If you’re raising a child who has ADHD, you probably spend a lot of time focusing on his weak points — intentionally or not.
To ensure that your child is happy and well-adjusted now and, in the future, — and to create a tranquil home environment — you’ve got to be a great parent to a child with ADHD. All it takes is a few small adjustments to your parenting strategies and the way you interact with your child.
It’s not easy to accept that there’s something atypical about your child. But a child who senses their parents’ resentment — and pessimism about their prospects — is unlikely to develop the self-esteem and can-do spirit he’ll need in order to become a happy, well-adjusted adult.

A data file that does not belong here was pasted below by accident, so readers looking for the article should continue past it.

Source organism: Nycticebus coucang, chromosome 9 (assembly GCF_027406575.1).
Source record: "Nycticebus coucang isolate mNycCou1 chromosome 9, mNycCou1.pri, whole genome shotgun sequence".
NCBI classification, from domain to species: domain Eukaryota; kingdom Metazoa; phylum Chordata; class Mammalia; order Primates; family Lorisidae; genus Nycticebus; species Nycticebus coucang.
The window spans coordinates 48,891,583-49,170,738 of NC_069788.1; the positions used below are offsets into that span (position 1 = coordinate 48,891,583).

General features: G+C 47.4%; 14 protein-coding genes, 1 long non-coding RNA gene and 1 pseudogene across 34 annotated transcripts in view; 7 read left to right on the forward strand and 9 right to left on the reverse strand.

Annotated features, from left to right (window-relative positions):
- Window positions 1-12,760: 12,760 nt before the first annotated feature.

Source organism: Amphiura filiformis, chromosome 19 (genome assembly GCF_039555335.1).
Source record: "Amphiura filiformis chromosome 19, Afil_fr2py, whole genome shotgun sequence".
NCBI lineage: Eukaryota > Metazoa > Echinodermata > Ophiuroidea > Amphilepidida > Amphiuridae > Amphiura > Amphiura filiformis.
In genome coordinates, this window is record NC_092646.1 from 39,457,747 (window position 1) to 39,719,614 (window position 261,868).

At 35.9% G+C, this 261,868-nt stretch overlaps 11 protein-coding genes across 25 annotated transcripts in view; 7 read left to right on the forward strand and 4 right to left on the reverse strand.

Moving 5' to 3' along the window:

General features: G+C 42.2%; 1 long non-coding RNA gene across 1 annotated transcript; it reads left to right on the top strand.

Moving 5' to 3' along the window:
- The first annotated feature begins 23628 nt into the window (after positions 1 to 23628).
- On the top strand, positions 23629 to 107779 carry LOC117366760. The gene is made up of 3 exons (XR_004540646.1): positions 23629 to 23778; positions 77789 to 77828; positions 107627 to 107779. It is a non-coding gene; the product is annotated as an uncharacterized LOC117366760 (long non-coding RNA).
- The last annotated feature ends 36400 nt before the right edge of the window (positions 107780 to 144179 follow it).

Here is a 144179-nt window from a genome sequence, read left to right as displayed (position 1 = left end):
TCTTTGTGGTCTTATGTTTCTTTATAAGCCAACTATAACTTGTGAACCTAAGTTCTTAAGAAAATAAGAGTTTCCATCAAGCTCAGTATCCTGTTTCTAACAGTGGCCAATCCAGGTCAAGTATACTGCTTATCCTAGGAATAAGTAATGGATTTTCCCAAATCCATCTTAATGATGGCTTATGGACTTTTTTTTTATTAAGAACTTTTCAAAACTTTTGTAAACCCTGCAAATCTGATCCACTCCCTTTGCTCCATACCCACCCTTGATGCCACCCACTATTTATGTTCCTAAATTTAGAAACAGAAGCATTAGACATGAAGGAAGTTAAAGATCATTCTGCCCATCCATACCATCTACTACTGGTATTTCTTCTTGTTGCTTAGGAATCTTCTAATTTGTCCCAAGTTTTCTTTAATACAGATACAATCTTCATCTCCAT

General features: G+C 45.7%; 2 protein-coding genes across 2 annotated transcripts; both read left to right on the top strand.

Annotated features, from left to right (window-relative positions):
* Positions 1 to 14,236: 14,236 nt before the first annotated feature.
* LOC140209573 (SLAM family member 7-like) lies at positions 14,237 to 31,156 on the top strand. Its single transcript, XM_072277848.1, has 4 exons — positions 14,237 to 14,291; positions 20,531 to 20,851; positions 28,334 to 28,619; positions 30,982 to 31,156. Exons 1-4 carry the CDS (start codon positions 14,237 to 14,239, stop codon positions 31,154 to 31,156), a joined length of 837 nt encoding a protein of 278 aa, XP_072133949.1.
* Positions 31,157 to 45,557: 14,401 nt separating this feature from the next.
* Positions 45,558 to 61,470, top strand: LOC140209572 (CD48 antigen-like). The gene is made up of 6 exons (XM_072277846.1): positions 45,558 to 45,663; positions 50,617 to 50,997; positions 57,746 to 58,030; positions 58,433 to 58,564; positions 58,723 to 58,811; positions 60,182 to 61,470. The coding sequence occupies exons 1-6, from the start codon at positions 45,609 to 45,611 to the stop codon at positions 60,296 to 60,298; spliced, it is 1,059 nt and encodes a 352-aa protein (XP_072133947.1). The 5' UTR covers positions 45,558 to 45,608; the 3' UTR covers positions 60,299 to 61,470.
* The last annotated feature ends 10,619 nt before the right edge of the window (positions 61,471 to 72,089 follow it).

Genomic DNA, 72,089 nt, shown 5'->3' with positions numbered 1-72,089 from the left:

For a child to feel accepted and supported, he needs to feel that his parents have confidence in his abilities. Once parents learn to look at the gifts of ADHD — things like exceptional energy, creativity, and interpersonal skills — they can see the shine inside their child.
While it’s true that your child’s mind works differently, he certainly can learn and succeed just like any other child. Just as a diabetic needs insulin and an asthmatic child needs help breathing, a child with ADHD needs their learning environment regulated.
Coach Benjamin Mizrahi. Educator. Learning Specialist. Family Coach. Father. Husband.
More articles on www.MrMizrahi.blog